Cornell University Hospital for Animals

 

Hospital Services
Companion Animal


Success Stories

Dale and Debbie Reichard originally brought in their Shnauzer Tobie for medical management of liver shunts.. Tobie had been doing well, but at 9 years of age hewas diagnosed with another problem: calcium oxalate bladder stones. These are two medical conditions that have separate dietary plans that do not overlap particularly well. Tobie's veterinarian contacted the Nutrition Service to help create a dietary plan that would help prevent further calcium oxalate stones in the bladder and maintain his liver condition.

We created a diet plan for Tobie of consisting of shunt friendly protein sources, partially resptricted in calcium and phosphorus with moderate sodium content and low oxalate that helped to manage his liver and bladder stone problems. Sadly, Tobie died of cancer 3 years later. .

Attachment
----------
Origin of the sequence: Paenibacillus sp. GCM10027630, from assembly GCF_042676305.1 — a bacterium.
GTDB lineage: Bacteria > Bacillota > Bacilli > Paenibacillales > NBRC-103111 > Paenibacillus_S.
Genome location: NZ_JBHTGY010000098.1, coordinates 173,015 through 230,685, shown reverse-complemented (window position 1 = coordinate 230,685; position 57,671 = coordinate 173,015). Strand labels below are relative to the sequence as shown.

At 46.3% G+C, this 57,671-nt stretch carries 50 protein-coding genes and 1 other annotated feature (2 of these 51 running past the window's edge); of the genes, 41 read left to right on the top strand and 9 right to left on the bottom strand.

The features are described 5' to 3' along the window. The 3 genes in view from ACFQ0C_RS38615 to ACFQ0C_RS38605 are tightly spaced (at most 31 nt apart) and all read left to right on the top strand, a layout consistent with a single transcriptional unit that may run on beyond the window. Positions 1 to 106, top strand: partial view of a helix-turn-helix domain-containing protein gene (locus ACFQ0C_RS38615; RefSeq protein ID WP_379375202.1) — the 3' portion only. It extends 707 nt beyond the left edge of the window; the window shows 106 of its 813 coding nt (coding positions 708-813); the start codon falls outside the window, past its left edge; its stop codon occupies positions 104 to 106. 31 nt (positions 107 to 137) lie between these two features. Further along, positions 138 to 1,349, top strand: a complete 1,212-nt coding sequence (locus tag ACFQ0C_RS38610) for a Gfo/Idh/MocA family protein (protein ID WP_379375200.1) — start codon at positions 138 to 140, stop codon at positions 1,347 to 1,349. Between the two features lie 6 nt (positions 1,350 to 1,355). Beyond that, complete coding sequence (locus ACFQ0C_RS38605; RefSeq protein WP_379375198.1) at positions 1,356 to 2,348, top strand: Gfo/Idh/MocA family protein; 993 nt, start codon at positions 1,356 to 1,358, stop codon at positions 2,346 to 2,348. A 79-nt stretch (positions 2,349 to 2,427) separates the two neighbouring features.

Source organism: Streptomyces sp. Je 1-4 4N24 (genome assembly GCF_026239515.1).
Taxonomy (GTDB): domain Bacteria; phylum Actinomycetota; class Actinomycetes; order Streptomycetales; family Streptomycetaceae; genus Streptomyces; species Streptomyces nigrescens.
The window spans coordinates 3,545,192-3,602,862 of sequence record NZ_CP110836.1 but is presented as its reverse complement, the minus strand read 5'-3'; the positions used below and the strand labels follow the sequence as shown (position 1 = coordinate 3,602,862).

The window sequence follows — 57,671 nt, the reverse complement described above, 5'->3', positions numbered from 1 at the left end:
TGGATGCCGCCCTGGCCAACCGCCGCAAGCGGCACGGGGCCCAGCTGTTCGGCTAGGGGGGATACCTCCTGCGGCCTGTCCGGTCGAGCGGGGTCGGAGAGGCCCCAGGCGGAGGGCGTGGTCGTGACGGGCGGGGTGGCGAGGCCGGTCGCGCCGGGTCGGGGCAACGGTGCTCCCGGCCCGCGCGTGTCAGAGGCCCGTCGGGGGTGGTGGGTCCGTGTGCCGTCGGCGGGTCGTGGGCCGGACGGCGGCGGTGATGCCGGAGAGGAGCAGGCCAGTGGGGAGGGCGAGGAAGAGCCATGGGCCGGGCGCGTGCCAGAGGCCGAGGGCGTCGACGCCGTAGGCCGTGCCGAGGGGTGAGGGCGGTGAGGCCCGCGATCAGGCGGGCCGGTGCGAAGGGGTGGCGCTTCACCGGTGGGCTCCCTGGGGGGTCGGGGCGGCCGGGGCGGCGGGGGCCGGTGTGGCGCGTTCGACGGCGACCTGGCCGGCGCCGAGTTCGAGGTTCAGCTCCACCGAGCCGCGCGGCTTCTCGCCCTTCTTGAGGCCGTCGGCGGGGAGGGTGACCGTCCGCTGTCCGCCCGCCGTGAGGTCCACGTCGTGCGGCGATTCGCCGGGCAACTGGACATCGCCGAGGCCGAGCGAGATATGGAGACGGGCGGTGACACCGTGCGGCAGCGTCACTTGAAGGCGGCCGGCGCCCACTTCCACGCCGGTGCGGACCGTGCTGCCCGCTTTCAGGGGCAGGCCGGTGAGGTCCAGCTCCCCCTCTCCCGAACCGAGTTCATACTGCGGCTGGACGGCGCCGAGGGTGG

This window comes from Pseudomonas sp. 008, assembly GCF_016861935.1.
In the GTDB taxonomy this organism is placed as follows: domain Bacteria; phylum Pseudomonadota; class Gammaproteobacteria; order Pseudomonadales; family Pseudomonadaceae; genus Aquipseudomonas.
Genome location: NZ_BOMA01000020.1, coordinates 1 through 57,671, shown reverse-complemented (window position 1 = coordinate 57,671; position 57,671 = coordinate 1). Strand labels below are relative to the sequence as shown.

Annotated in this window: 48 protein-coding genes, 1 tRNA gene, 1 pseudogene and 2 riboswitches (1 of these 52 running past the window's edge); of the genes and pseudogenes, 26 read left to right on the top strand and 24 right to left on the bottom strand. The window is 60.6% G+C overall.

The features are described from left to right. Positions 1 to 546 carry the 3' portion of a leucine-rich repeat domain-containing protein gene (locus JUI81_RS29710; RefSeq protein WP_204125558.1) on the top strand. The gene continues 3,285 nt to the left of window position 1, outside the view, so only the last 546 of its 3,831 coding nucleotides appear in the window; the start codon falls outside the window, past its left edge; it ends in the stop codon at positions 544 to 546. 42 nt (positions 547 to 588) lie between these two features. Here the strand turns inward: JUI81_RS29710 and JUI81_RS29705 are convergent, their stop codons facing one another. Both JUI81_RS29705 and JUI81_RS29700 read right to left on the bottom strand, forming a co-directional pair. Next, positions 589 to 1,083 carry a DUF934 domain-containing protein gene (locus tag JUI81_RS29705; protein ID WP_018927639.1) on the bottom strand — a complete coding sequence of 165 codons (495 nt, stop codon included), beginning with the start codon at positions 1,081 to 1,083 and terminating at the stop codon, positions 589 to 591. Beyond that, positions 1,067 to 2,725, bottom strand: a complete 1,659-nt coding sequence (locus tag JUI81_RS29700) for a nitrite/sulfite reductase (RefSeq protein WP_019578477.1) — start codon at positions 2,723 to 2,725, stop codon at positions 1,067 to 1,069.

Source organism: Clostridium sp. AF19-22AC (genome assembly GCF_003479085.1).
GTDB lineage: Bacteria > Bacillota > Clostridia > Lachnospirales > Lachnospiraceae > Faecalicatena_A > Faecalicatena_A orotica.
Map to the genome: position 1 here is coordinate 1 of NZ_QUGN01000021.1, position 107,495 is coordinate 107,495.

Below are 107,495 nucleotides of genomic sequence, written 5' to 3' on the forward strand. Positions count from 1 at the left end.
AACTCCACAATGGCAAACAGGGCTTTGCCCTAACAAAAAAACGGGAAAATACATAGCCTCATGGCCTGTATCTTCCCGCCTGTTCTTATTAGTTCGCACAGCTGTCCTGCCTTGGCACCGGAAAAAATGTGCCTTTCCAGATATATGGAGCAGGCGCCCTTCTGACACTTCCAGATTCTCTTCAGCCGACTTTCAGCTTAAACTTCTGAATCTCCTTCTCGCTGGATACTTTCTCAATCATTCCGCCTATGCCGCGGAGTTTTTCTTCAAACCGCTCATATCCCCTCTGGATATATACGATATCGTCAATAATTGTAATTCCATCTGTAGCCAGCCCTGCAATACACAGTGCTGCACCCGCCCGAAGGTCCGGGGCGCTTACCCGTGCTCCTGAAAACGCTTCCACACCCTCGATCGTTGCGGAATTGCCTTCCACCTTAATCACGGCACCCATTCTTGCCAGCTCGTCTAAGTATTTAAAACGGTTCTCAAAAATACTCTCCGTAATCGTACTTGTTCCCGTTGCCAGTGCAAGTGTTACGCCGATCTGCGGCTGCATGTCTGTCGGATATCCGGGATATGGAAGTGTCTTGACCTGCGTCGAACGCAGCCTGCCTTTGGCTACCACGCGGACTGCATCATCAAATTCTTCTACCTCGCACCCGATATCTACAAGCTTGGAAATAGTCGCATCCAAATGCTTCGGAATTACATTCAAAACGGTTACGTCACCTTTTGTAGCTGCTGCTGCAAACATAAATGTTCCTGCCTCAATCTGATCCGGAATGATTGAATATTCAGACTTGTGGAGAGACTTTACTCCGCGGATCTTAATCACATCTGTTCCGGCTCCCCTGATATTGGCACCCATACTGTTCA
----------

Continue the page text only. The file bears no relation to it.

Tobie's owners, the Reichard’s, also own a giant Schnauzer named Niko who was recently diagnosed with an inflammatory bowel disorder with excessive protein loss and poor fat absorption leading to excessive weight loss, which requires an expensive hypoallergenic commercial food. Again, they called the Nutrition Service to see if there was a less expensive alternative to feeding their 85-pound companion. We developed a plan that includes an inexpensive novel ingredient diet based on egg and potato that was low in fat and approrpaitely supplemented. Since starting on his new diet, Niko is doing very well and slowly becoming the vibrant dog they once knew..